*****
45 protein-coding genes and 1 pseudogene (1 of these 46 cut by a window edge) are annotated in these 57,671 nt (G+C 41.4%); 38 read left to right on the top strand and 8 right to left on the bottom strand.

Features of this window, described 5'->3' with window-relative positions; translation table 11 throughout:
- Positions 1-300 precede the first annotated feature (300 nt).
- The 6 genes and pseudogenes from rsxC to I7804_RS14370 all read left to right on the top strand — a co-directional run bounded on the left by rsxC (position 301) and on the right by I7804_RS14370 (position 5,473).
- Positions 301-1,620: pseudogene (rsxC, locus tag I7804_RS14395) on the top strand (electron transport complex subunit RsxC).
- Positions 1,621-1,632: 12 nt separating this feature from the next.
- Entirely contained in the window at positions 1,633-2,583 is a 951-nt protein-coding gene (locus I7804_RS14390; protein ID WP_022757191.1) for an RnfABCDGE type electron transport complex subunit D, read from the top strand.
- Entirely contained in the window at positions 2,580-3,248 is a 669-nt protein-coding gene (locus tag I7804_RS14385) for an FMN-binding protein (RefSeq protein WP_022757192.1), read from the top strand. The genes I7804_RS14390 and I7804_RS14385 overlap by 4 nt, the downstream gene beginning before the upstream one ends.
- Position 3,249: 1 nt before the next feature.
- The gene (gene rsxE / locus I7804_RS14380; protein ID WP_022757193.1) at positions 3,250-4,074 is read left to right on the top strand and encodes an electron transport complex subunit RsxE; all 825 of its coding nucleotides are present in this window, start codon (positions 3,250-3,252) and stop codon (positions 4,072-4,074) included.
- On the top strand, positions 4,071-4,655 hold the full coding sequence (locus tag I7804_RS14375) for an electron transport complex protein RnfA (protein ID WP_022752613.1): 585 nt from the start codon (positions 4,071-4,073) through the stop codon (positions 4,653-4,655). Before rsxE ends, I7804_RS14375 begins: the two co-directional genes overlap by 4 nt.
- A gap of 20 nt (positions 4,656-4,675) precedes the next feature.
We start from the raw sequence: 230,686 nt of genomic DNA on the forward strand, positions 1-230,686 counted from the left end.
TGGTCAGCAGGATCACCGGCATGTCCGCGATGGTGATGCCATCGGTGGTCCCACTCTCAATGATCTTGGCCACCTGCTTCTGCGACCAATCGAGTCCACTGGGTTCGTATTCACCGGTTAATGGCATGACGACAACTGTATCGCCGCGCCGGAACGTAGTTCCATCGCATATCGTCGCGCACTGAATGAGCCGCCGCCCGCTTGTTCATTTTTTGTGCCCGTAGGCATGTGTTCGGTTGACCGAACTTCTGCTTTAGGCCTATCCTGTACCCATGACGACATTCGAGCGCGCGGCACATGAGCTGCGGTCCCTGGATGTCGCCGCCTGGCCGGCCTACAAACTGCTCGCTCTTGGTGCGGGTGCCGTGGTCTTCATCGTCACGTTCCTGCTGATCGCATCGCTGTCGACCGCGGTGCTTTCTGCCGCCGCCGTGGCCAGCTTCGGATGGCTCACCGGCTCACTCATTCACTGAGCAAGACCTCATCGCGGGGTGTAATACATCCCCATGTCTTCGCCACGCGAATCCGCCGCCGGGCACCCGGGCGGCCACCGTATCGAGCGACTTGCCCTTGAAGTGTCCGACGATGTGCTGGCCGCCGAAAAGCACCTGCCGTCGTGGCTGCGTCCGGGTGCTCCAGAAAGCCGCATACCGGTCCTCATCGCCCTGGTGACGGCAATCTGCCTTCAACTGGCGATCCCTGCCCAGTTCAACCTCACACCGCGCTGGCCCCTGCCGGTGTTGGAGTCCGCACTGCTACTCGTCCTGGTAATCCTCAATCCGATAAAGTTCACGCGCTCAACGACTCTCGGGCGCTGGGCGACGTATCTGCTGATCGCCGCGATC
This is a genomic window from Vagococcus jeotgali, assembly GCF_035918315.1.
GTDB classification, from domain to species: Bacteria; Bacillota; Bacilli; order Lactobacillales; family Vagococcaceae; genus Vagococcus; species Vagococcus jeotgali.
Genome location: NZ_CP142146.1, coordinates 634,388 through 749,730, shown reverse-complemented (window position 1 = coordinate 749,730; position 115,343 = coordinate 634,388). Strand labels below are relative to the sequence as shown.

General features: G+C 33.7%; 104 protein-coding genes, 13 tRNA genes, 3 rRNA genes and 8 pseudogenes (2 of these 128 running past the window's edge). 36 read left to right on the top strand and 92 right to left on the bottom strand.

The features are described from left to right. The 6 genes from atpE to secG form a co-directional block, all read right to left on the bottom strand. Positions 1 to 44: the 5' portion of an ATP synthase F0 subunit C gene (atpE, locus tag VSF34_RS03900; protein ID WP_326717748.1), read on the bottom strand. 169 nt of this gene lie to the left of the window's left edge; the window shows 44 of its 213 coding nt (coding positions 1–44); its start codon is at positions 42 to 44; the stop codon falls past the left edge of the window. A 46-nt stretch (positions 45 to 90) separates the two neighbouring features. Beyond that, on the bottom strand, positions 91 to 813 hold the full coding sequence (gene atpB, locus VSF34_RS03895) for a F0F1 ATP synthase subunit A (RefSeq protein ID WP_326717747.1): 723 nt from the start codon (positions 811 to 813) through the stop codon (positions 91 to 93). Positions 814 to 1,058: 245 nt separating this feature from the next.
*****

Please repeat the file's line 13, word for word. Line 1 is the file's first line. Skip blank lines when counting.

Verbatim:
We start from the raw sequence: 230,686 nt of genomic DNA on the forward strand, positions 1-230,686 counted from the left end.